Tuesday, September 09, 2014

Sometimes we wonder....

If you're as thick as two short planks, (or a May Queen badgerist) possibly you could be forgiven for getting things hopelessly wrong, but this site - [link] is said, quite proudly, to be 'managed by Defra', so in theory, anything it publishes should be correct.

So why is their September 5th post, flagging up Channel 4's "First Time Farmer's" problems with the disease whose full title is 'mycobacterium bovis' calling it a goddamn virus?
(Impolite note to Defra's apparatchiks - the clue is in that title.)

They describe the programme thus:
"The deadly Bovine TB hits the young farmers’ herds with a vengeance, and first to feel the full force of the disease is 24-year-old Charlie. The brutal virus is wrecking his investment in cattle, and now that the entire herd is quarantined, his livelihood is under threat. Robbie’s herd is smaller but just as vulnerable and is also quarantined. Robbie’s built-up a side-line in farm-reared pork, and turns to selling piglets to keep the cash flowing, but will it be enough?
No wonder this country is in such a mess with this disease.

On the other hand, this 'mistake' follows so many, that we really are not surprised at all.

(Actually, reading this through, we have been quite mild in our criticism. The grammar is crap too. The piece tells us that  "24 year old Charlie is the first to feel the full force of the disease"? That's a bit old for a bull isn't it? And we assume  that the First Time Farmer has not succumbed to zoonotic tuberculosis - yet. Sheesh.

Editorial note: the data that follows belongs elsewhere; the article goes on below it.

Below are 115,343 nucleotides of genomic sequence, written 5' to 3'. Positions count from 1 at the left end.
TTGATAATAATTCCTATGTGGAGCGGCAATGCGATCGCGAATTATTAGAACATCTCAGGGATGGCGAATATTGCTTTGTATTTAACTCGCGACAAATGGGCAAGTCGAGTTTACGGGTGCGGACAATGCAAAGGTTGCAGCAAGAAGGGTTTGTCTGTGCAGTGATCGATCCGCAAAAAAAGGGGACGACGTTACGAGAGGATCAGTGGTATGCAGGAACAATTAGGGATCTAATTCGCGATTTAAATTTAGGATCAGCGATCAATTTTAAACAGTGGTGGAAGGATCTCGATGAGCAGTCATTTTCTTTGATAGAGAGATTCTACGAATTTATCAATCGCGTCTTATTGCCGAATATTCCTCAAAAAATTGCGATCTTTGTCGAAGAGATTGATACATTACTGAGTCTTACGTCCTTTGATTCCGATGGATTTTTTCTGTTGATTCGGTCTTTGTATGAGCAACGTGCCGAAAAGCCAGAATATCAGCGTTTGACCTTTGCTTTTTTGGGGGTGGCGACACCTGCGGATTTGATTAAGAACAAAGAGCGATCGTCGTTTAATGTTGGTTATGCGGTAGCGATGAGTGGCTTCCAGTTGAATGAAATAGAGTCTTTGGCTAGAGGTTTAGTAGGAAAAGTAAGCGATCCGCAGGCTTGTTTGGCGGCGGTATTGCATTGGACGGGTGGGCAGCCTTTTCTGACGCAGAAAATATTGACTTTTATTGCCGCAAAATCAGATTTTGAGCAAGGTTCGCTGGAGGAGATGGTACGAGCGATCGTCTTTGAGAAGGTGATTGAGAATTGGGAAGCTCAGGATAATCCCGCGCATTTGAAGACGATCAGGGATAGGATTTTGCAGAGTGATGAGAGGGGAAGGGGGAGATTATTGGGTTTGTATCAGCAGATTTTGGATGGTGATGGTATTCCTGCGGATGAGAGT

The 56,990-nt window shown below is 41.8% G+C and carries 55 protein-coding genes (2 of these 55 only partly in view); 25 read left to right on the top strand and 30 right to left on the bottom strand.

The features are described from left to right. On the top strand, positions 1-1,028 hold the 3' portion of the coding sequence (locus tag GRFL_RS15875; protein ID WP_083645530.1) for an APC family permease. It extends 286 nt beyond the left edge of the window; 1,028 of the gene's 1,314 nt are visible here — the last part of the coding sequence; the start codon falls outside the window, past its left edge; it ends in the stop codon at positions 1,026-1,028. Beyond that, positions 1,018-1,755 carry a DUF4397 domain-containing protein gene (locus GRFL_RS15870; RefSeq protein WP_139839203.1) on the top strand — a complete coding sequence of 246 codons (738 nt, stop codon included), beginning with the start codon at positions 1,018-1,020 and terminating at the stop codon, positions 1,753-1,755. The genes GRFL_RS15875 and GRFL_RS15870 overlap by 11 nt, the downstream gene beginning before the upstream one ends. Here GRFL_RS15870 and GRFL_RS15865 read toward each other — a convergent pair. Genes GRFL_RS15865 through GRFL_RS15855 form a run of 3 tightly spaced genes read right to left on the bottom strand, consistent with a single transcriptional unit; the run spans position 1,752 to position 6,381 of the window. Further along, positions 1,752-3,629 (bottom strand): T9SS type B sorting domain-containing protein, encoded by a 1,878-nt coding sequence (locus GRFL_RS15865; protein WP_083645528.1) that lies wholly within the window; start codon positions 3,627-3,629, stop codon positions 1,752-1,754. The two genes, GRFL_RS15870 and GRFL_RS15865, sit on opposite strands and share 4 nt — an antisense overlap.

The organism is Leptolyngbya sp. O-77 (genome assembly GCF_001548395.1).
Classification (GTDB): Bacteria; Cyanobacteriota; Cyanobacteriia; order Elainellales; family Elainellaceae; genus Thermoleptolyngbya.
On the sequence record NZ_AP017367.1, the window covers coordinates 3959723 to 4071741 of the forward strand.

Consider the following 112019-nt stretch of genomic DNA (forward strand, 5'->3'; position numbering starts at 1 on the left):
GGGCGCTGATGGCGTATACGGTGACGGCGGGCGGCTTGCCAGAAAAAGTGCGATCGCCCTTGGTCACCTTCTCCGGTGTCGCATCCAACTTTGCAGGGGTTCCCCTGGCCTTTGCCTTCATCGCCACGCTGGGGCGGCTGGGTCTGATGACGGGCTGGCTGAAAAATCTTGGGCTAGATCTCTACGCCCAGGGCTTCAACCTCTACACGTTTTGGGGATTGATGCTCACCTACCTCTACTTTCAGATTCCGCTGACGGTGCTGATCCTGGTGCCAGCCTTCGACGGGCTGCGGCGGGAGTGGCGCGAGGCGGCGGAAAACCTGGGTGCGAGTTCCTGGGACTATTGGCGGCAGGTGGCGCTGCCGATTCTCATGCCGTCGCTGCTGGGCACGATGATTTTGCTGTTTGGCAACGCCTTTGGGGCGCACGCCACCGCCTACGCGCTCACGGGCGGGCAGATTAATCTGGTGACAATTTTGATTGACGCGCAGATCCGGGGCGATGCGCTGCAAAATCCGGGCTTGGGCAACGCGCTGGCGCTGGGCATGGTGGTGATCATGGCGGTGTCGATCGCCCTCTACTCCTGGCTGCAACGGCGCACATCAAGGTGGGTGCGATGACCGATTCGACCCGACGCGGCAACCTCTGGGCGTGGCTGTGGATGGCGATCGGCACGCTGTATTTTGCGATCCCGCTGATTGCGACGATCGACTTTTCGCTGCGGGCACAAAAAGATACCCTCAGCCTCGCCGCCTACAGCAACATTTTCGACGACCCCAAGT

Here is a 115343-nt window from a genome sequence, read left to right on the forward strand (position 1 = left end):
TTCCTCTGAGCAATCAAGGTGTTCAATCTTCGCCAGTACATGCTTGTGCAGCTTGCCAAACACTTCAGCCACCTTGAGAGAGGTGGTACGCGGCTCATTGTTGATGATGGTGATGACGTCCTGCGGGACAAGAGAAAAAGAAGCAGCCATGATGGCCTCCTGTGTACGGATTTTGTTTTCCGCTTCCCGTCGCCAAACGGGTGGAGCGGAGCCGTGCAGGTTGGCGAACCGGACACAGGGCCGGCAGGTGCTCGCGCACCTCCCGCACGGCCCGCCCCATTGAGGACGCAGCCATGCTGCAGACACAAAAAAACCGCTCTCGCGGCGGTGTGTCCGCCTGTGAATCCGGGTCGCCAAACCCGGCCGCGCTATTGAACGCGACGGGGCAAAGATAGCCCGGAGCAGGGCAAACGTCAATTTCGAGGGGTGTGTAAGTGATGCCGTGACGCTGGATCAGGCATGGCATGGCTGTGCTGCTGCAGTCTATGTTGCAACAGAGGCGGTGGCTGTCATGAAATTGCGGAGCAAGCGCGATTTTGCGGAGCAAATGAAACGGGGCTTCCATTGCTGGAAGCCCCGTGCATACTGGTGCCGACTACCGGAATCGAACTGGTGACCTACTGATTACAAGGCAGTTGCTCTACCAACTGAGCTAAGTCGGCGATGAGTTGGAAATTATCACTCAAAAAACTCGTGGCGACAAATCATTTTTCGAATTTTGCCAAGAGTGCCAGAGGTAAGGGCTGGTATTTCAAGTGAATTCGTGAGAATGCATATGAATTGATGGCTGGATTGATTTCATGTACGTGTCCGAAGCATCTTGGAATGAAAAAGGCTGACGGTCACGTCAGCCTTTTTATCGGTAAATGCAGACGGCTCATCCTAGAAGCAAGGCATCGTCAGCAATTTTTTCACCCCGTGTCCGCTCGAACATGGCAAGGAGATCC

But what we really think of these Jack and Jill 'mistakes' could not possibly have a place on a family blog.) 

Saturday, September 06, 2014

Contradictions

It's ten long years since we started this site: mainly as a vehicle for information already collected about zoonotic tuberculosis, its effect on the wild maintenance reservoir in this country - badgers - and the epidemiological facts dragged out of Defra in the 538 Parliamentary questions which form the base.

We are now seeing projects come around again, wearing different clothes, and some extraordinary statements made which mean that current research projects have (in our humble opinions, of course) a very shaky base on which to stand.



Last week, Defra announced the rolling out of  badger vaccination - [link] in the current 'Edge' areas of England. We say 'current', because as a moving feast, what was an 'Edge' last year, could quite easily be included in high incidence this year.

For example, road kill badgers examined in Cheshire are showing a 24 per cent infection rate with farms following suit at an alarming rate.





So wherever Ken Wignall's badgers were heading, may not be an 'Edge' any longer and infection in its badgers is likely to be, as in Cheshire, considerable. Defra's data, as usual, is way behind the curve.
(Grateful thanks for permission to use the cartoon, published in Farmers Guardian 05/09/2014)